Proposed Changes to IRS Regulations Would Impose a Higher Tax Burden

October 20, 2016 | Jennifer Julander, Vice President, BCC Advisers

Jennifer Julander | Vice President, BCC Advisers |

On Aug. 2, 2016, the Department of Treasury released proposed regulations under Section 2704 of the Internal Revenue Code, which if enacted, are likely to mean a higher tax bill if you transfer shares of family-controlled entities. The new rules would make significant changes to the manner in which minority interests in family-controlled companies, family limited partnerships and limited liability companies are valued for estate, gift and generation-skipping transfer tax purposes. If allowed to go into effect as written, the rules would impose a 25 – 50 percent increase in the value of transferred interests, resulting in a significantly greater tax burden.

Based on the realities of the marketplace, the fair market value of a minority interest in a closely-held entity is not worth as much as that interest’s pro-rata share of the whole entity. This is because the subject interest does not enjoy prerogatives of control or marketability. The economic reality is that a hypothetical willing buyer will not pay as much for a non-controlling interest that is not readily marketable.  

Under current tax law, when transferring a non-controlling interest in any type of entity, valuation discounts for lack of control and lack of marketability are generally applicable when determining the value of the subject interest for gift and estate tax purposes. The proposed regulations, if enacted, will override economic realities as well as decades of prior tax court precedent, experience and academic research which supported the application of discounts for lack of control and lack of marketability when valuing a non-controlling interest in a closely-held entity.

The impacts to family owned businesses, including family farms, are potentially significant. At a minimum, the additional estate tax burden will reduce available cash flow for capital investments or employees. In the extreme case, some businesses may be forced to sell or liquidate the business rather than continue as a family-owned concern.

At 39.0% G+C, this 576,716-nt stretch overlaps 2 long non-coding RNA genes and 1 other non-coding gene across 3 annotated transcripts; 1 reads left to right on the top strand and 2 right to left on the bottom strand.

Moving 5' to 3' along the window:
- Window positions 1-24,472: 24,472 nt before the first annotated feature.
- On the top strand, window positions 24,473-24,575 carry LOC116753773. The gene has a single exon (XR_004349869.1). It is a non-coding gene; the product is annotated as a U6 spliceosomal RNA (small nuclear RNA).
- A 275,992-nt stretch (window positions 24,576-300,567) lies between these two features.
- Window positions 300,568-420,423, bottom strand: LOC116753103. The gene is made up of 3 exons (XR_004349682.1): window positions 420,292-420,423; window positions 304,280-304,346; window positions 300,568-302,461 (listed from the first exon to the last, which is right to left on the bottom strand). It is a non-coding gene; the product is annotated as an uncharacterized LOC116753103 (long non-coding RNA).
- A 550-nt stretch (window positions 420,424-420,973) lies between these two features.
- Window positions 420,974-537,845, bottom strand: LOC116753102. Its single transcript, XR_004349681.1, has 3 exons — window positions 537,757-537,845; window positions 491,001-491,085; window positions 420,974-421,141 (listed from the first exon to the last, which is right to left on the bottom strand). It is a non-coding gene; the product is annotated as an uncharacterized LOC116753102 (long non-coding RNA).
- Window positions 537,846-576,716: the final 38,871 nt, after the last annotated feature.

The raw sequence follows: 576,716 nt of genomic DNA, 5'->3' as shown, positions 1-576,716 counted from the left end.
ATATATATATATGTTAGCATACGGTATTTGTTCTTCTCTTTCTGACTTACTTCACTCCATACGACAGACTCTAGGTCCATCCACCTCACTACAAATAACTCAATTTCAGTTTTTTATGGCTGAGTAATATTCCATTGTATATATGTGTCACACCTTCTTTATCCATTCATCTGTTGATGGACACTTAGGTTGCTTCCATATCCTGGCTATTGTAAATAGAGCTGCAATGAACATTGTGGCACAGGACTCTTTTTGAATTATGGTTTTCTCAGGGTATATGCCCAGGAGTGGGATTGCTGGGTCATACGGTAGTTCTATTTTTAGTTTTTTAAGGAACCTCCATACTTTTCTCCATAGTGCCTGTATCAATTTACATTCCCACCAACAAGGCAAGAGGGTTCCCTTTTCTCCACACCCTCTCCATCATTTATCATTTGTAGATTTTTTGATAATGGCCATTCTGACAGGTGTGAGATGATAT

The final form of the regulations may change as a result of a call for public comment and a final hearing scheduled for December 2016. Numerous organizations have submitted their comments and are working with their legislators to prevent the implementation of this proposal. Nonetheless, the proposed regulations signal the IRS’ intention to pursue and eliminate valuation discounts and even if the proposed regulations do not go into effect in December, it is all but certain that the IRS will put forth other initiatives to eliminate discounts for lack of control or marketability.

In the event the proposed regulations go into effect in the current form, the new rules will not apply to interests transferred as gifts (or in estate settlements) within 30 days after the publication of final regulations. This means it may very well be a great tax move to step up estate planning to include gifting, before detrimental tax treatment kicks in.

If you’d like to learn more or get the gifting process started, contact your financial advisor or tax professional.